Muscat: Oman’s stock market watchdog Capital Market Authority (CMA) has released a draft securities law, which is aimed at protecting the larger interest of investors, with a special treatment to retail investors.
The draft law is now circulated among various stakeholders, including listed firms, brokerage firms, asset management companies, law and audit firms, to get their feedback before February 7, 2017.
According to sources, the final draft securities law, which will be finalised after incorporating all relevant suggestions from the stakeholders, will entrust the CMA with all powers to safeguard the interest of investors and facilitate introduction of innovative collective investment schemes, which can cater to all investment needs of Omani investors. Presently, the Omani market has only few collective investment schemes, which include mutual fund.
The existing law is not up to international standards for introducing new collective investment schemes.
The existing Capital Market Law, enacted in 1998 under challenging circumstances, is proposed to be replaced in parts with the new provisions. The new securities law is expected sometime next year, after incorporating suggestions and completing all necessary procedures.
“The objective of this draft law is to provide a legal and regulatory framework for issuing, transacting in or dealing with, all securities, securities related products and services within the Sultanate,” said a circular issued by the CMA. The aim is to create a concise and modern framework that can be later expanded through issue of regulations to cover the detailed aspects and be in total conformity with the applicable International Organisation of Securities Commission (IOSCO) principles.
The draft securities lawalso aims at providing autonomy and flexibility to the market entities like Muscat Securities Market and Muscat Clearing and Depository, clear powers and procedures for investigations and inspections, establishing a fair regulatory regime for enforcement of the law.
An important objective of the new draft is to create a radically refreshed structure for the securities industry in Oman and detailed regulations that would be issued later, under the provisions of the law. This will allow the primary legislation to remain unaffected by changes and growth of the industry and constantly meet the needs of time.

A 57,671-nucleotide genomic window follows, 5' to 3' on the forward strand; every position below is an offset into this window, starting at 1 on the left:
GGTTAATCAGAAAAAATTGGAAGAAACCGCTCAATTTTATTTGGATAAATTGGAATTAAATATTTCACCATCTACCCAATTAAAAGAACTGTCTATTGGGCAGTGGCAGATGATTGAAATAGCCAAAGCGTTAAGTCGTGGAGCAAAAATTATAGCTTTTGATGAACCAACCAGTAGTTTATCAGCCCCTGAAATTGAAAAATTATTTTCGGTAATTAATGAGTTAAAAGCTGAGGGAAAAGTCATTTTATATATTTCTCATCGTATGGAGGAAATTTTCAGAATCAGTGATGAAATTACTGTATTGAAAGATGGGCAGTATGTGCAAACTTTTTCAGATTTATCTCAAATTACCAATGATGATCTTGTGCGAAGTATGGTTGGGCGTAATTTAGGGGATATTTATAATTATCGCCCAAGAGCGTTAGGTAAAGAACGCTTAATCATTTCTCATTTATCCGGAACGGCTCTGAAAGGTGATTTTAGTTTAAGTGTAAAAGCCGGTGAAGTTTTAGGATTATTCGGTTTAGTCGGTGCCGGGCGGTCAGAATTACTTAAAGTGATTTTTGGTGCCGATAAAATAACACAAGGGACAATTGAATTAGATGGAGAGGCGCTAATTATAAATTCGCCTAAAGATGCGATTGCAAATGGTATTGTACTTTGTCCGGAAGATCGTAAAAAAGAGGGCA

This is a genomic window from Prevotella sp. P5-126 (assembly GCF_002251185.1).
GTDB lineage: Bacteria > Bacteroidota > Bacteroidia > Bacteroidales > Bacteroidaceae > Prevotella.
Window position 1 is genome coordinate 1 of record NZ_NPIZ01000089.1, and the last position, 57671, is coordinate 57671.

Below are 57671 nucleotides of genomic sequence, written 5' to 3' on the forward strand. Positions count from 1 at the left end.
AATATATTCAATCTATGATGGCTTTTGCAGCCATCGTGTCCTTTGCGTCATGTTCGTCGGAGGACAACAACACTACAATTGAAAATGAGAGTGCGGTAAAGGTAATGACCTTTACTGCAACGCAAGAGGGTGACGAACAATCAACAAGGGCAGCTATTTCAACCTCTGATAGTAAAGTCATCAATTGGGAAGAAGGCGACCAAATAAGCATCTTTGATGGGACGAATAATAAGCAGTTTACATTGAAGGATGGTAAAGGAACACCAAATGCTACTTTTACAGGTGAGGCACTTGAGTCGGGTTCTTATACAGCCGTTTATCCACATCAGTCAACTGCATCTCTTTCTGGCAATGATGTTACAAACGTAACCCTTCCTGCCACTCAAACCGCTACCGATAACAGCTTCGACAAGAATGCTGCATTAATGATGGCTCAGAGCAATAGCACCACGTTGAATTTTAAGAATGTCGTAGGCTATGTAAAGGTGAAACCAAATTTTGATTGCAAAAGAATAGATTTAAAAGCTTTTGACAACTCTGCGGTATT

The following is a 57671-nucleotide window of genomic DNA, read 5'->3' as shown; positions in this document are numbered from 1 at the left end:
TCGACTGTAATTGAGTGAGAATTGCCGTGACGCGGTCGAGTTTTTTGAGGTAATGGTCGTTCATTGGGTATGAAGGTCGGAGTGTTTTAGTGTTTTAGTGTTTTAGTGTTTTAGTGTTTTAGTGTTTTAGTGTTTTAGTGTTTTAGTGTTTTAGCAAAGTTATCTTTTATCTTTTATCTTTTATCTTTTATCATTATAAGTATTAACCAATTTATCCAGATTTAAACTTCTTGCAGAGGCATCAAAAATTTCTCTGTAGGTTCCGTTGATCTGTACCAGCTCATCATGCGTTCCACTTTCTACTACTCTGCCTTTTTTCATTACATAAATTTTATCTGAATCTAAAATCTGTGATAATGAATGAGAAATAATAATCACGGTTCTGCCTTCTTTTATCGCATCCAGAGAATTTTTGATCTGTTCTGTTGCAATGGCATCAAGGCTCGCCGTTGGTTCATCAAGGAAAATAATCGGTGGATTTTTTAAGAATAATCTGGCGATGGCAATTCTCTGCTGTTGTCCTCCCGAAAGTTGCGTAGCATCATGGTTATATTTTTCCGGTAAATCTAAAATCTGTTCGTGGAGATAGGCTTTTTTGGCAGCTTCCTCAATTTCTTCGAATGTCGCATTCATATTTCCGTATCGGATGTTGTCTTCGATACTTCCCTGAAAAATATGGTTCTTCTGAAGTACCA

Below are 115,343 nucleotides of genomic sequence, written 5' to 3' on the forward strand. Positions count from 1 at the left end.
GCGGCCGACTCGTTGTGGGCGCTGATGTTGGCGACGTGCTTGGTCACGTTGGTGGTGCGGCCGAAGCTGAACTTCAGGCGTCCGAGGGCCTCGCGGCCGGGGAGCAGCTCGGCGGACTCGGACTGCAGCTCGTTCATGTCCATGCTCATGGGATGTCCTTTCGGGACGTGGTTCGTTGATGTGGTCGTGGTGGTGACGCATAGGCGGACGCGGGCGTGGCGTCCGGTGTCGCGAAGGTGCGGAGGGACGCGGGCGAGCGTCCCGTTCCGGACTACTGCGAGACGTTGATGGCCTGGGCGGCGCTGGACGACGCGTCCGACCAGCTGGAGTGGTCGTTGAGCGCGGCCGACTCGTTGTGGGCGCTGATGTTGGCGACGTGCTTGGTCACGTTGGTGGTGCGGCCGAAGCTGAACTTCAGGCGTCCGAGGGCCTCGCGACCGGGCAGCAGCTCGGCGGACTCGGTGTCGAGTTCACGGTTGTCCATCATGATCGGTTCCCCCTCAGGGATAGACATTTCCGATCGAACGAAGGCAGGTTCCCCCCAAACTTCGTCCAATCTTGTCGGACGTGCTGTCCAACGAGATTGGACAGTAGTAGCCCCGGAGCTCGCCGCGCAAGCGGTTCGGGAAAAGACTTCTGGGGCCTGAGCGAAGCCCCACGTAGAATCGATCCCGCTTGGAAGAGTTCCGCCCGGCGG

A growing economy like the Sultanate needs a vibrant securities market to provide the capital it needs and to manage the level of the various risks that it faces from time to time. When an Omani firm or investor uses a foreign intermediary for raising capital or investing surpluses, it imports such financial services, mostly due to lack of suitable alternatives in the local market.
There are significant restrictions in the current law that hinders dynamic and innovative growth of the industry which, is proposed to be replaced by a robust model that is line with the international best practices recommended by the International Organisation of security market regulators (IOSCO).
Another important dimension to the financial services sector as a whole and securities market in particular, is its ability to generate additional employment opportunities, compared to the manufacturing sector.
With the size and population of Oman, it can be safely argued that the securities has barely scratched the tip of the iceberg in terms its potential for creating jobs and revenues. The new law can catalyse the political stability of the country, its friendly relations in the region and its neighbours and its tax friendliness into a package that even foreign investors would find difficult to resist.